Back then we were all very, very worried that new home prices were becoming unaffordable for everyone when they were approaching $400,000 for new homes in the CRA. With almost three years of inaction on this issue, now new home prices are currently exceeding $600,000 in the CRA. I have to believe the Council will probably be even more supportive of this concept if it comes forward again. Let’s get the skinny home/duplex/ADU zoning category created, do the proper outreach, and get some neighborhoods rezoned immediately rather than waiting for another few years on this. This strategy will not only help with housing affordability, it will help provide employees opportunities for walkable employment, and customers for the nearby local business.

Given the crises we are facing, we don’t have that long to wait. We need an affordable plan which includes the thought process of the movement to Complete Neighborhoods today, not two to three years from now. Citizens, I urge you that if these six policy recommendations resonate with you, please make sure to speak up and let your elected officials know. Let’s work together to solve affordability for citizen housing, citizen transportation and local businesses at the same time.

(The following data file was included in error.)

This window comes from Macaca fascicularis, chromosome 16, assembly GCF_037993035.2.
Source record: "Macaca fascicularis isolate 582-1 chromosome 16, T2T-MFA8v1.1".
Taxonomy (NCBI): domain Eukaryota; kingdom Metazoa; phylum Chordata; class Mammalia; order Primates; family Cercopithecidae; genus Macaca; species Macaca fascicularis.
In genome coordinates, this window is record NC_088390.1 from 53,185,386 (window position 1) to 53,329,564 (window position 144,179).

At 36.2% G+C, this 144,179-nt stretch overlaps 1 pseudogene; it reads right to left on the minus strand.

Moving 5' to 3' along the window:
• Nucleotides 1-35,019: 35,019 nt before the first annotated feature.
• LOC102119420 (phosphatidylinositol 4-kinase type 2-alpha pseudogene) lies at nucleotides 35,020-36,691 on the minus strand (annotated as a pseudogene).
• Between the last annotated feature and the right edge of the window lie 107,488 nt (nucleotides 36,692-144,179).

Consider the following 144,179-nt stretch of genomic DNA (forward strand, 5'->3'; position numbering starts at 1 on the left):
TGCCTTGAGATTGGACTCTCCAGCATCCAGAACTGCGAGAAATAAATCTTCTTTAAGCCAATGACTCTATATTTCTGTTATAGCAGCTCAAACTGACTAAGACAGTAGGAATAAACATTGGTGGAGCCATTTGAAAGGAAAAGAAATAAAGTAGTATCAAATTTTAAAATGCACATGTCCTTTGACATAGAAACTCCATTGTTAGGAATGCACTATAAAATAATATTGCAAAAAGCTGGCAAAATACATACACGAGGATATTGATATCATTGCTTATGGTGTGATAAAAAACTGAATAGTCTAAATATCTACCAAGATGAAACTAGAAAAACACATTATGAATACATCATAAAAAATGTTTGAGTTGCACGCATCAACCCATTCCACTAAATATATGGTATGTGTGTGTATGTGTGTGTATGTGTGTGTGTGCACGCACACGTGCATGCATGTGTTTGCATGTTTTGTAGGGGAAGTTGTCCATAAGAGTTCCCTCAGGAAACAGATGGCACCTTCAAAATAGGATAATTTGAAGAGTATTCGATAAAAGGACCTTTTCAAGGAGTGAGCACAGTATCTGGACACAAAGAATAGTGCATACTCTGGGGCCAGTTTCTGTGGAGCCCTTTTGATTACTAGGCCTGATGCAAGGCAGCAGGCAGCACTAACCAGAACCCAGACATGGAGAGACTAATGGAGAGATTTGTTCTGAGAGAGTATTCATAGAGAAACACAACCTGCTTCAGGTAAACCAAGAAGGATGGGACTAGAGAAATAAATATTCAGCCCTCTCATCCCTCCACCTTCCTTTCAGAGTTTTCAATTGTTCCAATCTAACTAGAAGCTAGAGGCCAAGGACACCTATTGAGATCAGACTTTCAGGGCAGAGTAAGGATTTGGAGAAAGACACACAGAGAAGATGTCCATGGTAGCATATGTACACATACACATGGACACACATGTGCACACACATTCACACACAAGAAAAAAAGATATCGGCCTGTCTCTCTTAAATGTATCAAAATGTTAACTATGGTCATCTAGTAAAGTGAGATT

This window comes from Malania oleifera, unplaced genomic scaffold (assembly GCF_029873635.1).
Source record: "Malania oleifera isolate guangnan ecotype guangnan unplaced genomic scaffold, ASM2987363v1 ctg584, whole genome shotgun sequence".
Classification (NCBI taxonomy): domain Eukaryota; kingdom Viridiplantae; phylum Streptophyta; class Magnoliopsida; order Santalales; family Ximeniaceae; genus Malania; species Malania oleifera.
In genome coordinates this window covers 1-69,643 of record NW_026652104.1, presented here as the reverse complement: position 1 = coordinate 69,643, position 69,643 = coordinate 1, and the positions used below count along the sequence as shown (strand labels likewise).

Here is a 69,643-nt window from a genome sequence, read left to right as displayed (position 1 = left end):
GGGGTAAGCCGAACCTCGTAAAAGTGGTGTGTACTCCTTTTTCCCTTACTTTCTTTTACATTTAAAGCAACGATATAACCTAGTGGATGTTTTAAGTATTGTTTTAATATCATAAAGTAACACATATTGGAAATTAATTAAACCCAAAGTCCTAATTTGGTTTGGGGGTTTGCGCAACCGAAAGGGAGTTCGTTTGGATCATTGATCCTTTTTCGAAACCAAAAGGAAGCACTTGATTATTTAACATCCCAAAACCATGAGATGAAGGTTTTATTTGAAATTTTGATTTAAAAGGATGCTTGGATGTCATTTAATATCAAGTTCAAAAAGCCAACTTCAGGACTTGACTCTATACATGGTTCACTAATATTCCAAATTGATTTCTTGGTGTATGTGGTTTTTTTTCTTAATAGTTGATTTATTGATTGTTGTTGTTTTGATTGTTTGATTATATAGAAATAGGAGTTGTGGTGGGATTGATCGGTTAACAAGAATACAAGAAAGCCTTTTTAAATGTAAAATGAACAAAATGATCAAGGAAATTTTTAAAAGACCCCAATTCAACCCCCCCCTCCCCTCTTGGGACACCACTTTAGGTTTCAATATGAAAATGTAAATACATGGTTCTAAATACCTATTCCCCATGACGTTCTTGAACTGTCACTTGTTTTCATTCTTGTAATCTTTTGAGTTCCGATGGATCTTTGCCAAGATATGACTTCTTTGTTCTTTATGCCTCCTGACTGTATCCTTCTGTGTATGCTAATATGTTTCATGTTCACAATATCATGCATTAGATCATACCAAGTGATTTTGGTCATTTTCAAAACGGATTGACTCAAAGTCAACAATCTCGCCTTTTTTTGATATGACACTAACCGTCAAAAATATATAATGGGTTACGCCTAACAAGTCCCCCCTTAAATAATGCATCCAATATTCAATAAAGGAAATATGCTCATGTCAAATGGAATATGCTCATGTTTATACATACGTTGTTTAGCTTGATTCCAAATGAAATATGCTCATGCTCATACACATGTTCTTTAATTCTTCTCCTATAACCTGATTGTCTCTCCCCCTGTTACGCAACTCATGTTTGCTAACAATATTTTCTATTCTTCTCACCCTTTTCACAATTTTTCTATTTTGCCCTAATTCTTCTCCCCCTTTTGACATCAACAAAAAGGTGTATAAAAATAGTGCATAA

Continue Reading


  1. Avatar

    Wendy Durand

    June 28, 2019at3:34 pm

    I like these ideas Darden.

  2. Avatar

    Georgip Earp

    June 29, 2019at9:54 am

    I agree. Zoning from the 1950s prevented multi-family buildings from being built in residential areas. In built up cities like St Pete, zoning regs need to be rethought.

  3. Avatar

    Rebecca Jamin

    July 4, 2019at8:22 am

    These suggestions need to start being implemented YESTERDAY! There is NO affordable, decent housing in our city. I’ve lived in Historic Kenwood since 1989 and I remember downtown when the sidewalks were rolled up at night. I love the revitalization, but it’s all been geared toward the ‘well to do’, not the everyday, hardworking folks.

  4. Avatar

    Richard Bruce

    July 4, 2019at9:54 am

    The entire article is based on unrealistic vehicle ownership estimate from AAA. Did anyone read the source material? The $9k/yr estimate is based on average cost of new car ownership including; fuel, maintenance, repairs, insurance, licensing, registration, and depreciation (40% of total). Range of estimates are from cost of a small sedan of $6,777 and pickup truck $10,215/yr. Also, estimate is based on using this new vehicle for work related use.

    Ms. Rice’s proposals assume 100% of citizens own a new car for work purchases anew every year. Otherwise, the $9k figure cannot be used. If a car is more than one year old, then the 40% depreciation value cannot be used.

    All of Ms. Rice’s proposals become moot if people would simply buy an used car and keep it for at least ten years.